He tips the concierge for wheeling his carry-on bag and showing him where the room is. They part ways at the door.

Henry slides the magnetic card in and out of a slot in the door. There’s a beeping noise and one of the three small buttons under the door handle blinks green. He pushes his way in, shoulder first.

It is a medium-sized room. Two single beds. A writing desk. A closet. Two end tables. In the bathroom there’s a small packet containing a toothbrush and a plain tube of toothpaste. The water pressure isn’t great, but at least the water is warm.

Henry fills up a glass with tap water and chugs it down. He stores his carry-on bag in the closet. There is a complimentary set of instant coffee and tea bags next to a kettle on the writing desk. He goes into the bathroom and fills the kettle with tap water and plugs it into a socket above the desk. He turns on the television and stops at a channel that is screening a Korean modern dance program. He doesn’t have a clue what they’re saying to each other. The girls sure are pretty, though. He stirs coffee mix into the hot water he has poured into a porcelain cup. It smells like the kind of coffee you get at airports and bus stations. Henry lights up a cigarette and sits on the bed. He leaves the coffee on the night stand. He looks around.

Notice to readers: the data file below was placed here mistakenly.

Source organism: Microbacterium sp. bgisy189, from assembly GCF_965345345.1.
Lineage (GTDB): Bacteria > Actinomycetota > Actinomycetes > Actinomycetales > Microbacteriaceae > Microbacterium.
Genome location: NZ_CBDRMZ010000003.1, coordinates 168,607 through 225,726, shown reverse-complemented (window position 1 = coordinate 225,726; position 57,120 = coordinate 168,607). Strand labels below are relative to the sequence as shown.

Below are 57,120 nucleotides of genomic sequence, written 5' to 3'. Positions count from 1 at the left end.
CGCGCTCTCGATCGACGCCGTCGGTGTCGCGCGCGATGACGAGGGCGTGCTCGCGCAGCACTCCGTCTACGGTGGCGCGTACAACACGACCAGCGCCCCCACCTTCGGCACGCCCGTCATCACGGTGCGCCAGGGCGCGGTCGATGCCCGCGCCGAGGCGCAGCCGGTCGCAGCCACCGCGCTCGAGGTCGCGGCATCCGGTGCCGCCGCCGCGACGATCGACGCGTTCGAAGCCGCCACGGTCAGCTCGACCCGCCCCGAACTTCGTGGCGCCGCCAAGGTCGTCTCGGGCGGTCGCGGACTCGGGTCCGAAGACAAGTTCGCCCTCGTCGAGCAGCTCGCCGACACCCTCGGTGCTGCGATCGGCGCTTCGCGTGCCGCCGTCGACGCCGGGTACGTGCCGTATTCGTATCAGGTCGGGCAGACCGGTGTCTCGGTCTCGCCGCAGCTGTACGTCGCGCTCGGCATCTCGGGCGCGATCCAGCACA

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There is something impersonal yet beautiful about all of this. It doesn’t matter where he’s from or what he does or whether it is his first time or last time in this city. It doesn’t matter what is being shown on television or whether he is married or single or committed or uncommitted. The room has everything he will ever need in life. He can build something here, out of nothing. He could live here forever. Ensconced in the comfort of a room so generic in nature that it had no personal imprints of the people who had inhabited it — Henry feels oddly at ease with life. Right here, right now: he can take anything. Bring it on. He takes a quick sip of the coffee. Then he finishes his cigarette and watches young Korean girls in short skirts dance to Michael Jackson’s “Dangerous.” God, it is late. Enshrouded in cigarette smoke, Henry pulls out his notebook and flips to an empty page. Dear Muse, he begins to write. Help.